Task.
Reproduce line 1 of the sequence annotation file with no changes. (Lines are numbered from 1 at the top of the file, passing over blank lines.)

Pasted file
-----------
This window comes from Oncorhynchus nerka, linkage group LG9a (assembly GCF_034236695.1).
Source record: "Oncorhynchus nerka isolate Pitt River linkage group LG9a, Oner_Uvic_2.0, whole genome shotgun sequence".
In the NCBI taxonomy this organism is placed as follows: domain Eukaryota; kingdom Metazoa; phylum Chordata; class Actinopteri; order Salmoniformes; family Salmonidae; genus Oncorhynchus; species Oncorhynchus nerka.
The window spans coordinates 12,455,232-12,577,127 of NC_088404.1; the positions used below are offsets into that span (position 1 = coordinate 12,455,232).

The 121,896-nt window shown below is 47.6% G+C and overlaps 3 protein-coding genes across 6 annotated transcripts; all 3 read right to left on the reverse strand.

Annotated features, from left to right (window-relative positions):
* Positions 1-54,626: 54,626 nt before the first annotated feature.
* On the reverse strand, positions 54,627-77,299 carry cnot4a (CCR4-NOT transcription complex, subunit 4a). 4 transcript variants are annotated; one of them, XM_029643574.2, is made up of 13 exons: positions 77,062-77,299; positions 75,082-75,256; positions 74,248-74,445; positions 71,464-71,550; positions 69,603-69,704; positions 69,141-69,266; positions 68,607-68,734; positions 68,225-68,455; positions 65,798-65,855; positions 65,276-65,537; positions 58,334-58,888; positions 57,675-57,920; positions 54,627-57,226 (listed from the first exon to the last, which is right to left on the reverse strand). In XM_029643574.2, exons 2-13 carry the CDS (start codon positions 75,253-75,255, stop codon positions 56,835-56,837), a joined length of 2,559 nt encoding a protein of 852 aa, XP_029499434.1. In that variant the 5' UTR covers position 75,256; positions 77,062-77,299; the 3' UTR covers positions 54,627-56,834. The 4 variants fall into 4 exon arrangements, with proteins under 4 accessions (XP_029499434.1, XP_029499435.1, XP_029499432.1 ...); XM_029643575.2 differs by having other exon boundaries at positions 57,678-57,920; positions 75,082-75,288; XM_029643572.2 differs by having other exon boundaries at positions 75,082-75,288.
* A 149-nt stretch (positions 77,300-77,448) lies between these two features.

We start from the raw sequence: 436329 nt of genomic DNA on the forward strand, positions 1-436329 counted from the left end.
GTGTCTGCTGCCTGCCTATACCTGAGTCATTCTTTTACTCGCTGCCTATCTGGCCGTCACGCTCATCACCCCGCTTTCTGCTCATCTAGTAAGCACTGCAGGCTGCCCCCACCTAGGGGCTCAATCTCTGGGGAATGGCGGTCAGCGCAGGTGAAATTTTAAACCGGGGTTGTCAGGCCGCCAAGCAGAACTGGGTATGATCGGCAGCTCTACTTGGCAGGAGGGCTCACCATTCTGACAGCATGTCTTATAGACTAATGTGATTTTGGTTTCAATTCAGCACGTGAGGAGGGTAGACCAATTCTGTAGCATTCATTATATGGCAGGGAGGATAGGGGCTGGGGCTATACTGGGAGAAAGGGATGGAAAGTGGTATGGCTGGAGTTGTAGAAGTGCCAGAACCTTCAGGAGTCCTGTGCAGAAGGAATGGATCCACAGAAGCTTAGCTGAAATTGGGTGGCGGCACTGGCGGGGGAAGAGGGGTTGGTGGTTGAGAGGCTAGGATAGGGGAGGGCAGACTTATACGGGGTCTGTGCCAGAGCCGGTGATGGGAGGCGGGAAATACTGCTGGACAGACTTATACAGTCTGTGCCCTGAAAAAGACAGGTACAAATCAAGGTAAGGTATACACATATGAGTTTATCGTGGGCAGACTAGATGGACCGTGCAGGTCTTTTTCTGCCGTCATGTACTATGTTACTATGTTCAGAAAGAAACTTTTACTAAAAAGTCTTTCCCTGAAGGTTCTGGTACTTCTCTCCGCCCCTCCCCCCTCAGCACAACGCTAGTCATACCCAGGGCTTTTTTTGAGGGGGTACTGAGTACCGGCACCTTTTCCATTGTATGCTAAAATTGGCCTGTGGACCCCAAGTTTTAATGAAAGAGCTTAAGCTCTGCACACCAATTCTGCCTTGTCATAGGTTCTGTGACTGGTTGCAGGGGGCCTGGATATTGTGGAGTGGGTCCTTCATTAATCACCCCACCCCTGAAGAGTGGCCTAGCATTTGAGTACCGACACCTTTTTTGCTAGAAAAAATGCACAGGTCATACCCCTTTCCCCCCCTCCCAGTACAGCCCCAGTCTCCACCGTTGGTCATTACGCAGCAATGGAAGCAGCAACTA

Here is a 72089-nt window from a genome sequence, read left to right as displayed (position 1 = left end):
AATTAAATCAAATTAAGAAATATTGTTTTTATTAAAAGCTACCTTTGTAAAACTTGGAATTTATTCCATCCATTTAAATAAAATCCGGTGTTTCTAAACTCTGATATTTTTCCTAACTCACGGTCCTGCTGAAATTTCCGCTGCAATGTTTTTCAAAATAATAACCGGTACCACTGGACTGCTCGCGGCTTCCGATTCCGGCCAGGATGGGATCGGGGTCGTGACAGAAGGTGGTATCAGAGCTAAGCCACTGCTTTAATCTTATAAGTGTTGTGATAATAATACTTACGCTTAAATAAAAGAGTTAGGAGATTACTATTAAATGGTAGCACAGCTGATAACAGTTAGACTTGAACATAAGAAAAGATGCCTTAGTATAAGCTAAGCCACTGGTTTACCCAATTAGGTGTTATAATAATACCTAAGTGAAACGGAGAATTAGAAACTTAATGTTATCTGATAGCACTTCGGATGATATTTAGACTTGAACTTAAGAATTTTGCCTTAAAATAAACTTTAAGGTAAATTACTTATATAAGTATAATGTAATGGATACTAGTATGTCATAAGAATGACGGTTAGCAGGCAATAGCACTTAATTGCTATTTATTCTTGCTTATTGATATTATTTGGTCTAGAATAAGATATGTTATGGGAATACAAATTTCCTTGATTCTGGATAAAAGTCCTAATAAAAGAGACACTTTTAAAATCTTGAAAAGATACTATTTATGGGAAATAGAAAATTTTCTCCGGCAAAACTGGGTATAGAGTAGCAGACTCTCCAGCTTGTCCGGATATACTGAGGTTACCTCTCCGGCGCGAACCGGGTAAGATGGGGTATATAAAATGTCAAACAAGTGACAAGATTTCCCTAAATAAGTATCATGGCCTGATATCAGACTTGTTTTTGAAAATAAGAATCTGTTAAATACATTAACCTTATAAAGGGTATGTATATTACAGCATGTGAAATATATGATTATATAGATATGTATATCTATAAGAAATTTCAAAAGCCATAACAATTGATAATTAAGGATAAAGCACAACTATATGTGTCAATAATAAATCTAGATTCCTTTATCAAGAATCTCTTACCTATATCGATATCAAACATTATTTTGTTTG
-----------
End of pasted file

This window comes from Oncorhynchus nerka, linkage group LG9a (assembly GCF_034236695.1).